Learning to Read

Children use a variety of techniques when learning to read. They decode the words using phonics, they learn to recognize frequently used words, and they use the context of the story or the sentence to figure out the right words. You can help your child with reading in the following ways;

Help them sound out words -- Teach them the difference between vowels and consonants and the sounds associated with them. Covering up part of the word can help them concentrate, especially on long words, such as compound words. Sometimes if they get the first and last letter sound they can fill in the rest from context.

Make a word wall -- Write common short words like “and, the, her, me,” etc. on a chalkboard so your child will learn to recognize them.

Point out words -- Have your child read signs and words on products at the grocery store. Show your child that reading is something we do everyday in lots of different places.

Have reading materials in your home -- Visit the library or build a home library for your child. Encourage them to read the funnies in the newspaper or the back of the cereal box. Be willing to help them with words they don’t know yet.

Keep reading to them -- Once your child begins to read on their own you should still continue reading to them. This is a good time to begin reading longer chapter books that your child can’t read by their self. It helps to build vocabulary and familiarizes them with the grammar and syntax of written language which will help build their own writing skills.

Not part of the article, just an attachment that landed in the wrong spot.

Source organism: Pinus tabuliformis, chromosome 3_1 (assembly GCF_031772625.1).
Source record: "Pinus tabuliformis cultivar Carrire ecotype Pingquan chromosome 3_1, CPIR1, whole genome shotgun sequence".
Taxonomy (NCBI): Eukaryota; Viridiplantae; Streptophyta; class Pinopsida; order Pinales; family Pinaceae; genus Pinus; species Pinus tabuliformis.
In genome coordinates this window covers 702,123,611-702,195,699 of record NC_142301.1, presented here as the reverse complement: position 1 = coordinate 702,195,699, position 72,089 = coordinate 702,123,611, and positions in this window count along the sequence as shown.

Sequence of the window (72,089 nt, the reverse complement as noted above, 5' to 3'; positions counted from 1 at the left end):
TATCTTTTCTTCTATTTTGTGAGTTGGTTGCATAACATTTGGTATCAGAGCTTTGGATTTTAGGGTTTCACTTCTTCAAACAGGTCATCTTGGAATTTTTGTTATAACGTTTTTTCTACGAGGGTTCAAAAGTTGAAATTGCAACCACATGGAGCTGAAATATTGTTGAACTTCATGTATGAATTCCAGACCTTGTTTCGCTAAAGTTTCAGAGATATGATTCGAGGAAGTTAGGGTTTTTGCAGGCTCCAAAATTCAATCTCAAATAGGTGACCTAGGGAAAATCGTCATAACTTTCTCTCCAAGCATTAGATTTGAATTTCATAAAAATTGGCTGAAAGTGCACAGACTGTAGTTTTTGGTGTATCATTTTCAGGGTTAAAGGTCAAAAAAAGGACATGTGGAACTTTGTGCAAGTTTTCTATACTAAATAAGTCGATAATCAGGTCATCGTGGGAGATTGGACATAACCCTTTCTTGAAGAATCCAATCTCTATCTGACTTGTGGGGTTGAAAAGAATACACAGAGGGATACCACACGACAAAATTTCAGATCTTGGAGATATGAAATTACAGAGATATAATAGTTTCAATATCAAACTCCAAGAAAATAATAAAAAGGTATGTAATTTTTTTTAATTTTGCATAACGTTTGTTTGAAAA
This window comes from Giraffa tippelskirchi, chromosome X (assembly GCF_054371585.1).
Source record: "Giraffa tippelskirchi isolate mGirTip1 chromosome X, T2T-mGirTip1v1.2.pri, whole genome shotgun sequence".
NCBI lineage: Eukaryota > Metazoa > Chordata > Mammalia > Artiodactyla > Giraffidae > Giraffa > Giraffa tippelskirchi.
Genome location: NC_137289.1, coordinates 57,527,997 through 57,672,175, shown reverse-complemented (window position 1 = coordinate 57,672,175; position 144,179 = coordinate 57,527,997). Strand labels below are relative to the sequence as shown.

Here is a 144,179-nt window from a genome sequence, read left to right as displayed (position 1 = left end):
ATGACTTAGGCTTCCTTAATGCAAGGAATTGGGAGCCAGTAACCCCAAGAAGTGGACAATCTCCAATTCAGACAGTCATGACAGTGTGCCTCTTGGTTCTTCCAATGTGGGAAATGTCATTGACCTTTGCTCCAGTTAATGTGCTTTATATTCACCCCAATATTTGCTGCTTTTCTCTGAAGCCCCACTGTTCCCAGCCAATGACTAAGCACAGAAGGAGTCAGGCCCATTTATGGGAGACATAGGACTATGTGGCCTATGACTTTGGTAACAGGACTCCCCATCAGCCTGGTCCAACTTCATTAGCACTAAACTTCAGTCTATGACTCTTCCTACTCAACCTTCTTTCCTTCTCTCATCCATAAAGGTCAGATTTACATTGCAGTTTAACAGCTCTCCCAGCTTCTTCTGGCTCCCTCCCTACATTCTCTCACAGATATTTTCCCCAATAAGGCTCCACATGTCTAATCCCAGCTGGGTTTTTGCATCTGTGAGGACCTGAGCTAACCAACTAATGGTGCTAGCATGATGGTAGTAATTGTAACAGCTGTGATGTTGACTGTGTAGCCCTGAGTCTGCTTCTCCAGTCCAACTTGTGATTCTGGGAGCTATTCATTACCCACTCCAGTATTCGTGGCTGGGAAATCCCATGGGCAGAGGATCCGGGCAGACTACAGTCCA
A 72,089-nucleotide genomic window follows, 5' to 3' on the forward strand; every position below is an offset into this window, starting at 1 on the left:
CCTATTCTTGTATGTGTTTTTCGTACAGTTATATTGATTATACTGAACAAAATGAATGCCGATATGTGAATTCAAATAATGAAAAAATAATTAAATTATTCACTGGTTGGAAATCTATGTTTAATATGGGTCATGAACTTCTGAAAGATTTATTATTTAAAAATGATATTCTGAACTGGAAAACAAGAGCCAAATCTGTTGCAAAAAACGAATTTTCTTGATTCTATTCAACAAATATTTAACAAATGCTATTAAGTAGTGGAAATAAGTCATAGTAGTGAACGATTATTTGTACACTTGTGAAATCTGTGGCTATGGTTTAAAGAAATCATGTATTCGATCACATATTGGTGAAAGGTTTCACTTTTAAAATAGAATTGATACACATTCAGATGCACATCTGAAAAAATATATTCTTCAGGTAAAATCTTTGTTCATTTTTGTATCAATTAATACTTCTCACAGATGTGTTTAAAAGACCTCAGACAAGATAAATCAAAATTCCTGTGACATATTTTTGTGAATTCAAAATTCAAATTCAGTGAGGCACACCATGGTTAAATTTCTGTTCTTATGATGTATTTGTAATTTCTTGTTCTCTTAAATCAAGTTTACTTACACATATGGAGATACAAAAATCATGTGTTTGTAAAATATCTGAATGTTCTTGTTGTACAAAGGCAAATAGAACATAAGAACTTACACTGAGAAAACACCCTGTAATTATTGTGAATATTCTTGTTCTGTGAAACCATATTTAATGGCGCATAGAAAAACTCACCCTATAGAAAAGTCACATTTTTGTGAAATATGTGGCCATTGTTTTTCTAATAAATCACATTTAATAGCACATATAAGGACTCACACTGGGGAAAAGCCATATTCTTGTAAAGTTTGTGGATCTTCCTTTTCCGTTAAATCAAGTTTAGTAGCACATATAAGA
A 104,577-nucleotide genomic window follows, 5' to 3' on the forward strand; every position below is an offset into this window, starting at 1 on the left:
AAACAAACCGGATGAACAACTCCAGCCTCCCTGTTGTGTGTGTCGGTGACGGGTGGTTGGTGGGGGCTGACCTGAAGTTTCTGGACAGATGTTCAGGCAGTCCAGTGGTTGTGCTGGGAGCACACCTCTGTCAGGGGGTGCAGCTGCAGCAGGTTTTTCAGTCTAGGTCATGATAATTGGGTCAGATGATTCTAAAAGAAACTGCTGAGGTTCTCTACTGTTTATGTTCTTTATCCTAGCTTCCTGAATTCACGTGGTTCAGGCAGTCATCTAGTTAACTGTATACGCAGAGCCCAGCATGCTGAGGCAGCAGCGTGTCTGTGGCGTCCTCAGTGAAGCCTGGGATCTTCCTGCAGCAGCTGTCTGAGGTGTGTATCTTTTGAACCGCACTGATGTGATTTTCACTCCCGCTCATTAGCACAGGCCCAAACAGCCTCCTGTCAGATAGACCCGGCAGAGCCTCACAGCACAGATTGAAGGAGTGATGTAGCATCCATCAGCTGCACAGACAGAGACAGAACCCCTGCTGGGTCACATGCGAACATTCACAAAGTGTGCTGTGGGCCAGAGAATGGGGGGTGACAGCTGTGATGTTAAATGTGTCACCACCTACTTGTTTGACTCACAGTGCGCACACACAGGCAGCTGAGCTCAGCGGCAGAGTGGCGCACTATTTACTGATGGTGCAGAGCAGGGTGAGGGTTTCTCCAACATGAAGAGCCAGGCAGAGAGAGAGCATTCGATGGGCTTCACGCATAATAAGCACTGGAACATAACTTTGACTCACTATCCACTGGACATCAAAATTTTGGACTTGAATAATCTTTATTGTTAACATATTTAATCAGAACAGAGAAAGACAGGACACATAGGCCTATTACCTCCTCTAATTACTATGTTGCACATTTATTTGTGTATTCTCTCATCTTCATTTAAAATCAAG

Learning Math

While children still learn to add, subtract, multiply, and divide in elementary school, some of the techniques that teachers use to teach these skills have changed a lot since most parents were in school. Nevertheless, parents can still be supportive at home.

Have “manipulatives” on hand -- Manipulatives are counting objects that teachers use to help children visualize math concepts. Sometimes children need to see concrete representations to understand abstract math concepts. Keep a pile of poker chips, pennies, or beans for children to use to do their homework.

Teach them about money -- Count change with your children. Teach them how many nickels are in a quarter. Ask them to show you what coins you need to make 38 cents?

Teach them about measurement -- Give them a ruler or yardstick, which also doubles as a number line and teach them how many inches are in a foot. Have them help you with baking. For some real excitement, double the recipe.

Calculators -- Students in elementary school are taught how to use calculators. They are a useful tool and schools begin familiarizing students with them in the early grades. They shouldn’t be used on homework when students are trying to learn new concepts. You can give your child an inexpensive calculator to help them become comfortable with using one. Later, in middle or high school, when your child is learning more complex math, they’ll need a more sophisticated model.

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